Warren Buffett once said, “Gold is a way of going long on fear.”
From geopolitical tensions to the current pandemic at hand, irrespective of the nature of hiccups plaguing the world at large, the yellow metal never fails to outshine. Since the pandemic’s onset in March 2020, gold prices have been surging northward and recently drifted towards the INR54,000 mark per 10 grams (according to Mumbai-based industry body India Bullion and Jewellers Association). Precious metals, like gold, preserve your purchasing power and help tide over uncertainties and economic turbulence. The uncertainties looming around financial markets and the unparalleled ability of gold to serve as a “financial buffer” further infuses shine in the yellow metal.
From loans secured against gold collaterals to temples bejeweled with humongous amounts of it, Indians are obsessed with the yellow metal. The extensive acceptability of gold across India transcends caste, creed and religion. This prized commodity plays a significant role in extending the ability to encash around the clock in India’s informal system of exchange.
India and its gold obsession
Over the years, India has come to be the second-largest gold importer although over the recent past, gold imports have dwindled on account of the pandemic. However the yellow bullion still maintains its northward spike. Quite surprising isn’t it? Well, it seems events unfolding lately have been favouring none but gold. Thus, it serves as an effective hedging instrument. The weakening rupee, liquidity crisis, business turmoil, widespread infections and fading hopes have consolidated gold’s position as an effective hedging instrument.
Moreover, as central banks across the globe cut interest rates and real interest rates move into the negative territory, investors are flocking to the yellow metal as the opportunity cost of holding other safe haven assets such as bonds increase with their falling yields. As the current pandemic appears to plague us for some more time before improving ahead, the backdrop for gold is likely to remain constructive and we could see more upside in the metal.
The bull run continues
Analysts worldwide expect gold to touch the Rs 60,000 per 10 grams mark once the festive season draws closer. Moreover, the recent move by the Reserve Bank of India adds further weight to gold’s bull run on account of an increase in the loan-to-value ratio for gold – from 75 percent to 90 percent.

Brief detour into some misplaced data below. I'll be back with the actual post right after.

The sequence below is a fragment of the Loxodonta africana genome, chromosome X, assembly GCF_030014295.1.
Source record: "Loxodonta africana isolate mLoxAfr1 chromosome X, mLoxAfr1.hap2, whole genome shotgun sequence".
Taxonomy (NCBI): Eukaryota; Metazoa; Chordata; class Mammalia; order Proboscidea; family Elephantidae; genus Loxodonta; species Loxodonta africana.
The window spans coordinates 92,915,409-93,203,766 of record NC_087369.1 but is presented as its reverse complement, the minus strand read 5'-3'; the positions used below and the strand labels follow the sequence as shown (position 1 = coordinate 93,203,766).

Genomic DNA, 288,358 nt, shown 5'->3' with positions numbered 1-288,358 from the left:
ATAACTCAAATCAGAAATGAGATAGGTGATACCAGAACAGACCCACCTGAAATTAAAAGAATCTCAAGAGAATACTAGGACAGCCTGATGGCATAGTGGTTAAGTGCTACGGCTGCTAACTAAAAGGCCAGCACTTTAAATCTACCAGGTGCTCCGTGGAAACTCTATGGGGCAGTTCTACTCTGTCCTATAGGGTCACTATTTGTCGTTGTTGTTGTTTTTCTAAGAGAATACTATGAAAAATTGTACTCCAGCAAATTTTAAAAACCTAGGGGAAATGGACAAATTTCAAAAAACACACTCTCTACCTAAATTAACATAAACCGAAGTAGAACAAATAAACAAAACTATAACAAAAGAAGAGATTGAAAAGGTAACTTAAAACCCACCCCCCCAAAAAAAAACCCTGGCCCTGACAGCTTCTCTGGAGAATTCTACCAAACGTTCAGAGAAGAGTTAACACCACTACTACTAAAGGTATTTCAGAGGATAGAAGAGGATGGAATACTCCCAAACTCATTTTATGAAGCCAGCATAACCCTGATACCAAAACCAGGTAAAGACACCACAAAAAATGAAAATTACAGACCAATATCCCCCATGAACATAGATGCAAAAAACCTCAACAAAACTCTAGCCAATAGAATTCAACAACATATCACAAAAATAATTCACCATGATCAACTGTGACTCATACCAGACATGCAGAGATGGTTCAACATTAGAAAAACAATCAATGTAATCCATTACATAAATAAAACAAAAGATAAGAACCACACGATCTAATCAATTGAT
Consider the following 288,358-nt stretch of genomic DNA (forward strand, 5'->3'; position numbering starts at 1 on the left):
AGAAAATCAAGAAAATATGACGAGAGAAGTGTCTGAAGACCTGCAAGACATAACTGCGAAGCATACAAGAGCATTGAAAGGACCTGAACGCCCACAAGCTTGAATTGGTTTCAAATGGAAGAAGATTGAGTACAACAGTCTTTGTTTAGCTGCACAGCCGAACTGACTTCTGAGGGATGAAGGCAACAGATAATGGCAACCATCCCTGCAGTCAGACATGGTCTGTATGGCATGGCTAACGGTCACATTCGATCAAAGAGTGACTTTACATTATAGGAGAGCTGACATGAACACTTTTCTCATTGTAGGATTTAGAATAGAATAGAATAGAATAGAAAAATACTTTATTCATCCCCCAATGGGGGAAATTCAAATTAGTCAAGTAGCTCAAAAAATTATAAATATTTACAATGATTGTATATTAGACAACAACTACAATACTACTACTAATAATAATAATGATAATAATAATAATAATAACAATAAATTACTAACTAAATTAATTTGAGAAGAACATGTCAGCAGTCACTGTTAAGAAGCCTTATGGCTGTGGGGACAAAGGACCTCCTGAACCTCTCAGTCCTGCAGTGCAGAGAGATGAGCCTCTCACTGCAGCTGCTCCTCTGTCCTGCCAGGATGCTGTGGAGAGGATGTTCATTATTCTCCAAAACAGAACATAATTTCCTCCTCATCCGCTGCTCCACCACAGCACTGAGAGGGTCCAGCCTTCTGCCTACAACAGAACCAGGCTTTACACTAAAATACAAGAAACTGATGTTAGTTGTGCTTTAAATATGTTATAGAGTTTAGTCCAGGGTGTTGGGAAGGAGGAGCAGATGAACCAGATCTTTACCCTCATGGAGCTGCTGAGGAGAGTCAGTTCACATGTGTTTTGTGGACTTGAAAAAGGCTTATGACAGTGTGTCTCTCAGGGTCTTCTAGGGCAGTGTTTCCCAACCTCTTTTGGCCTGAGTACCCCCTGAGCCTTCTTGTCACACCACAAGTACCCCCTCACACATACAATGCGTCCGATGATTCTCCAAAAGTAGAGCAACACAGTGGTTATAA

Similar to the scintillating bull run in the yellow bullion being registered currently, we were witness to a similar scenario almost a decade ago. The period from 2000 to 2011 witnessed a tremendous surge in the value of gold. During this time period, the 2008 global financial crisis threatened financial markets, underscoring the importance of metals in such baffling times. Bearing in mind that gold serves as an alternate exchange medium and also as an effective hedging instrument, it shares an inverse relationship with the dollar. Just as demand dwindles, people scramble towards commodities to preserve their purchasing power and the yellow metal’s value skyrockets. Economic cycles are known for their crest and trough phases and each recession is followed by a boom.
Will the bull run sustain?
As markets revived and currencies stabilised in the latter half of 2011, gold underwent significant corrections – to the tune of 45 percent from its all-time highs. The bull cycle ranging from 2000 to 2011 delivered an over 20 percent compounded annual growth rate.
All events are unique but we are witnessing a similar plot unravelling currently. A volatile environment and myriad uncertainties loom large and these have once again overwhelmed the world – as was the case in 2008-09. And during such unprecedented times, metals prove their mettle.
We have already witnessed a massive surge in gold prices and analysts are going long on the metal. It seems the yellow bullion will be riding a bull run for a while now and India’s obsession over gold never seems to cease. However, given history tends to repeat itself, will we observe a significant price correction in the forthcoming years similar to the post 2000-2011 bull run? Brace yourselves!